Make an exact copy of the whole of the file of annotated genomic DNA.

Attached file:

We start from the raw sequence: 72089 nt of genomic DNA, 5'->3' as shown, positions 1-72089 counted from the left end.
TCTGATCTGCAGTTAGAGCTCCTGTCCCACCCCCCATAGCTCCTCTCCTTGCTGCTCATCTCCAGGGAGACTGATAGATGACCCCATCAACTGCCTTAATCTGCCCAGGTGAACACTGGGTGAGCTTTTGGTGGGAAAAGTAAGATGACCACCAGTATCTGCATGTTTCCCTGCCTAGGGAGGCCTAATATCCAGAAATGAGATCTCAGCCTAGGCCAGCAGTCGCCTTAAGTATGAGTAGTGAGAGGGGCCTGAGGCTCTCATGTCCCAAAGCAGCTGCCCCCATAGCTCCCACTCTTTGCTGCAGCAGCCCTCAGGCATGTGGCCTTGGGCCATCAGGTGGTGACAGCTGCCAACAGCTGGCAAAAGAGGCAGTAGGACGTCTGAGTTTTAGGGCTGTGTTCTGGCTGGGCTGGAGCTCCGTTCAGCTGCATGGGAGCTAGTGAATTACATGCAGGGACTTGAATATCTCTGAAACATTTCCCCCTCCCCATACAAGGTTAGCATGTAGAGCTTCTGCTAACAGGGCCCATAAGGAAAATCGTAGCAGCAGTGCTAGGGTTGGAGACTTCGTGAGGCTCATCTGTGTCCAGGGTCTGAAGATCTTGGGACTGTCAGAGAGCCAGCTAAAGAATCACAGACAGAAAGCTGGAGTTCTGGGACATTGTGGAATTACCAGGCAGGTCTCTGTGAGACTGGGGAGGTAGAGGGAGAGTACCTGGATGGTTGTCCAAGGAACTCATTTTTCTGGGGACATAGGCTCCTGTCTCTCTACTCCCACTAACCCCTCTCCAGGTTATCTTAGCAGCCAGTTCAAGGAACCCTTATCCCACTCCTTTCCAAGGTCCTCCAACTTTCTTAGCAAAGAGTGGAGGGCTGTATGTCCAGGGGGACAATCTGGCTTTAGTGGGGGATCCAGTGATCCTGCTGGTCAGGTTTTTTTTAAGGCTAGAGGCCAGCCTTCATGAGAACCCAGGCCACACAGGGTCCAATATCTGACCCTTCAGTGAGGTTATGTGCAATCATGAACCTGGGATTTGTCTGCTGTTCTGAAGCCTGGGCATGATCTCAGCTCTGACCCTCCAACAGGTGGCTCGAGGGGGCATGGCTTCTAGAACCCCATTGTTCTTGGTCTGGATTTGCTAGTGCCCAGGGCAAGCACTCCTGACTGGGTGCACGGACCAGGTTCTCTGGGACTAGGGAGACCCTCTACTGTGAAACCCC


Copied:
We start from the raw sequence: 72089 nt of genomic DNA, 5'->3' as shown, positions 1-72089 counted from the left end.
TCTGATCTGCAGTTAGAGCTCCTGTCCCACCCCCCATAGCTCCTCTCCTTGCTGCTCATCTCCAGGGAGACTGATAGATGACCCCATCAACTGCCTTAATCTGCCCAGGTGAACACTGGGTGAGCTTTTGGTGGGAAAAGTAAGATGACCACCAGTATCTGCATGTTTCCCTGCCTAGGGAGGCCTAATATCCAGAAATGAGATCTCAGCCTAGGCCAGCAGTCGCCTTAAGTATGAGTAGTGAGAGGGGCCTGAGGCTCTCATGTCCCAAAGCAGCTGCCCCCATAGCTCCCACTCTTTGCTGCAGCAGCCCTCAGGCATGTGGCCTTGGGCCATCAGGTGGTGACAGCTGCCAACAGCTGGCAAAAGAGGCAGTAGGACGTCTGAGTTTTAGGGCTGTGTTCTGGCTGGGCTGGAGCTCCGTTCAGCTGCATGGGAGCTAGTGAATTACATGCAGGGACTTGAATATCTCTGAAACATTTCCCCCTCCCCATACAAGGTTAGCATGTAGAGCTTCTGCTAACAGGGCCCATAAGGAAAATCGTAGCAGCAGTGCTAGGGTTGGAGACTTCGTGAGGCTCATCTGTGTCCAGGGTCTGAAGATCTTGGGACTGTCAGAGAGCCAGCTAAAGAATCACAGACAGAAAGCTGGAGTTCTGGGACATTGTGGAATTACCAGGCAGGTCTCTGTGAGACTGGGGAGGTAGAGGGAGAGTACCTGGATGGTTGTCCAAGGAACTCATTTTTCTGGGGACATAGGCTCCTGTCTCTCTACTCCCACTAACCCCTCTCCAGGTTATCTTAGCAGCCAGTTCAAGGAACCCTTATCCCACTCCTTTCCAAGGTCCTCCAACTTTCTTAGCAAAGAGTGGAGGGCTGTATGTCCAGGGGGACAATCTGGCTTTAGTGGGGGATCCAGTGATCCTGCTGGTCAGGTTTTTTTTAAGGCTAGAGGCCAGCCTTCATGAGAACCCAGGCCACACAGGGTCCAATATCTGACCCTTCAGTGAGGTTATGTGCAATCATGAACCTGGGATTTGTCTGCTGTTCTGAAGCCTGGGCATGATCTCAGCTCTGACCCTCCAACAGGTGGCTCGAGGGGGCATGGCTTCTAGAACCCCATTGTTCTTGGTCTGGATTTGCTAGTGCCCAGGGCAAGCACTCCTGACTGGGTGCACGGACCAGGTTCTCTGGGACTAGGGAGACCCTCTACTGTGAAACCCC